We’ve moved! Find the latest Research and Policy Institute updates on the NASPA blog!
Starting in late April, 2019, the NASPA Research and Policy Institute blog has been merged into the NASPA blog! Check us out there: http://www.naspa.org/about/blog
Reflections on the Importance of CLDE
The annual Civic Learning and Democratic Engagement Conference (CLDE) is built around the four pillars of the CLDE Theory of Change: Purpose, Learning Outcomes, Pedagogy, and Strategy. When I volunteered to write this blog for CLDE 2019, I started to assess the plethora of work that is CLDE within the context of those four pillars. In the midst of that assessment, I repeatedly asked myself why I am committed to CLDE and, more specifically, the work of AASCU’s American Democracy Project (ADP). What is it in my own belief system that has me so committed, and how does it relate to the CLDE Theory of Change? I hope that you, too, will reflect on why CLDE is important to you, your community, and our democracy.
Ignite the Conversation
As the start of the fall 2018 semester approached, we decided that the best day to roll out this new initiative would be the first day of classes. Although risky, we decided to add an element of surprise in the middle of our campus’ quad and watched the reactions unfold organically. Our risk was a success! The process of constructing the ball-pit was enough to stir attention. However, once assembled, the interest grew stronger and the conversations did not stop.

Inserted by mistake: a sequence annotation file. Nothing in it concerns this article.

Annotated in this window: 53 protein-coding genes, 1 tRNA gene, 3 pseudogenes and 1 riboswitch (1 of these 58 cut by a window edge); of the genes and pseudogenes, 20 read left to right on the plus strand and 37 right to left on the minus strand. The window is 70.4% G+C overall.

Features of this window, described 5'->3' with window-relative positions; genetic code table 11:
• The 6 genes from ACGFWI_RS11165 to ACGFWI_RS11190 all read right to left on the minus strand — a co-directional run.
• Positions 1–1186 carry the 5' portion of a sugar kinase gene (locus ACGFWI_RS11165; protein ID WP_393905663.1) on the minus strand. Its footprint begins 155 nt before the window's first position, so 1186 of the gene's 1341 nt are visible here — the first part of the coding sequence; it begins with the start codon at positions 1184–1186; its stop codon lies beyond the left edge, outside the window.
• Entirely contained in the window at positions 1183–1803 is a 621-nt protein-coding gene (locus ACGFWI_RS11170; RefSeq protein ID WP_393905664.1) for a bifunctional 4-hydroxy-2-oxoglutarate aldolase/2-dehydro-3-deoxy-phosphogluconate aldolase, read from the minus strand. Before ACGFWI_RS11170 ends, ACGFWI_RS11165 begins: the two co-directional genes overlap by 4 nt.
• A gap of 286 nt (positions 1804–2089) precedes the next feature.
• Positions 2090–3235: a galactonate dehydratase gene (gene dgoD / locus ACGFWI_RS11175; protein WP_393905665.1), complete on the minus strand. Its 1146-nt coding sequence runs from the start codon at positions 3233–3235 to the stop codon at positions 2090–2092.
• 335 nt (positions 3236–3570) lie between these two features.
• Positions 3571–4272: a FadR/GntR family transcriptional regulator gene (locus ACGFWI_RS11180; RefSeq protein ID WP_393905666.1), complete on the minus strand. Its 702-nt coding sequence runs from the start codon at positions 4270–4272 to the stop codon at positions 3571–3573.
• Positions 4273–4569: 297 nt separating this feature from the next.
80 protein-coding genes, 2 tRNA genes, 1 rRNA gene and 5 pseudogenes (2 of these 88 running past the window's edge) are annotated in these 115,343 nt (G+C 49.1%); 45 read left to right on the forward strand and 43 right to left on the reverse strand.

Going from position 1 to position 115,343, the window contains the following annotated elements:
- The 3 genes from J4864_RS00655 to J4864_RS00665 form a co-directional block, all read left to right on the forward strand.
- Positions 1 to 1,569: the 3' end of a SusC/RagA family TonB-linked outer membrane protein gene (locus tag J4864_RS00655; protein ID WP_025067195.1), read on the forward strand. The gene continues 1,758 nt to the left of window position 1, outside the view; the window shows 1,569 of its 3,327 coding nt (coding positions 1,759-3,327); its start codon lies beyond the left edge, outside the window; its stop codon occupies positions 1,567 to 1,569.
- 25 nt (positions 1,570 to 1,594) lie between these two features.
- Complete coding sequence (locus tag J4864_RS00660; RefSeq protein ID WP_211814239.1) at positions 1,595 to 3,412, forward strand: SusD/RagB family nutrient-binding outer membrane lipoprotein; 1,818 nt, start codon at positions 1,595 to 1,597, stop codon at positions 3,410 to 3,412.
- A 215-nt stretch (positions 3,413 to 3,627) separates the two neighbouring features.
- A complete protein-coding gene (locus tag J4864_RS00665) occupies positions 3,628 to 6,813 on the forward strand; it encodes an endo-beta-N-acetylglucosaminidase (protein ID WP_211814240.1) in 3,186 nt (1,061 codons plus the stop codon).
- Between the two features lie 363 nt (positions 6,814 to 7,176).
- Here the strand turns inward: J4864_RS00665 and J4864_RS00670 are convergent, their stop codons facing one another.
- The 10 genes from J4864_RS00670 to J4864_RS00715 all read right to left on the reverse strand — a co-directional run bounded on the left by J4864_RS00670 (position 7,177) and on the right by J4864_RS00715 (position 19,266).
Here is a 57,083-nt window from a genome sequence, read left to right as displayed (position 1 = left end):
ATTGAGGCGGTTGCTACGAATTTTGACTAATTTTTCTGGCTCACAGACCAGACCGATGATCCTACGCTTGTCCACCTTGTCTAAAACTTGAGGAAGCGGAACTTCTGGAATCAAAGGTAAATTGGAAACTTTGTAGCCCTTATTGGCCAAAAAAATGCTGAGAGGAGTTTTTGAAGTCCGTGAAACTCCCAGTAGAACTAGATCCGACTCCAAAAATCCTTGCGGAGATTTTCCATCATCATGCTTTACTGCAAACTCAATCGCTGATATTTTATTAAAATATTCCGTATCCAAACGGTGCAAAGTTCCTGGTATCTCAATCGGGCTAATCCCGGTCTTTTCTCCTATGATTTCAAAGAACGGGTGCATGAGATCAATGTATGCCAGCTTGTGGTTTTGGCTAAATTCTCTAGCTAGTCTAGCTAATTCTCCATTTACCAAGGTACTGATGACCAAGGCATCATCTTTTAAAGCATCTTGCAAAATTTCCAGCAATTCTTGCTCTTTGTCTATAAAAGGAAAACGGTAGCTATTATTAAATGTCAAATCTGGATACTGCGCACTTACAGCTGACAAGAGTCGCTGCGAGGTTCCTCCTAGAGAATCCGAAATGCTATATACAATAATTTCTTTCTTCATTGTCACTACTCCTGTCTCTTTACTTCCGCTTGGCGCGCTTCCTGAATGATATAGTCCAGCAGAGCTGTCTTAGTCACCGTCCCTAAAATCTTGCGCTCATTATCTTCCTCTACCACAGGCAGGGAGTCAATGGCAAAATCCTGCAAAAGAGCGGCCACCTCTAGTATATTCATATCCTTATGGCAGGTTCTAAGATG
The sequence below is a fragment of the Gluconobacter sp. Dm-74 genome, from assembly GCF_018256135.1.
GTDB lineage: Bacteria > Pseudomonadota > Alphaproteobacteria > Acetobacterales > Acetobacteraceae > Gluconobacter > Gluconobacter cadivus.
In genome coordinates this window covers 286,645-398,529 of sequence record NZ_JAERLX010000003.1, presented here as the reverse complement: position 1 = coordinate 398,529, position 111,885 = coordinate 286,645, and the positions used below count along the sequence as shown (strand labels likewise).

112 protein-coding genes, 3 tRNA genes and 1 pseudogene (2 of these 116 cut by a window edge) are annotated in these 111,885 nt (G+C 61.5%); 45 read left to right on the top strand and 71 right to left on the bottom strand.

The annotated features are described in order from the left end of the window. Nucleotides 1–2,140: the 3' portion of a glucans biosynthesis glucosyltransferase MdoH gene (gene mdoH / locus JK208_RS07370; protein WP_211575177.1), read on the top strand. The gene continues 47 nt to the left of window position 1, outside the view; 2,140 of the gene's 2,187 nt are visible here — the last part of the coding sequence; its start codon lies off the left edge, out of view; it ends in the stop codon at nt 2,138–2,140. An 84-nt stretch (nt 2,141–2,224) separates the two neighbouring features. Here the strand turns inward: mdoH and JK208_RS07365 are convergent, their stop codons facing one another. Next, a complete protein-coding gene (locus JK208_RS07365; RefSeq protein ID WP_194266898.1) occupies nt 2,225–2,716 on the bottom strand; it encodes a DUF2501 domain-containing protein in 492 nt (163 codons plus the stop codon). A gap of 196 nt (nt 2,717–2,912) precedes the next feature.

We Are Community Engagement Professionals
Community engagement work is grey; it does not always easily align itself with one division or one department. In fact, when community organizations work with a university, they are more concerned about getting problems solved and effective partnerships than where their partner is situated on the organizational chart.
Putting Our Wound to Work: Reflecting on Kent State’s Tragic History and Renewing Democracy
In preparing for the 50th anniversary of the events of May 4th, Kent State University is a renewed institution, looking backward and forward, remembering the pain and loss of the past and resolving to co-create a brighter future for all of us. Playing the roles of convener and “Wounded Healer,” we are putting our wound to work, dedicated to raising our voices in a convening spirit and creating inclusive and peaceful environments. We look forward to joining and learning from other institutions as we work together to build the thriving democracy we seek.
Community Partners & Gen Z
Social Learning Environments: Gen Z students want to be in on the action and collaborate with others to build their professional skills. Gen Z wants to see the finish line, working with others that can help them build the skills necessary to reach their goal is important to them. With community partners this may look different in the past because they will want to do things with their peers.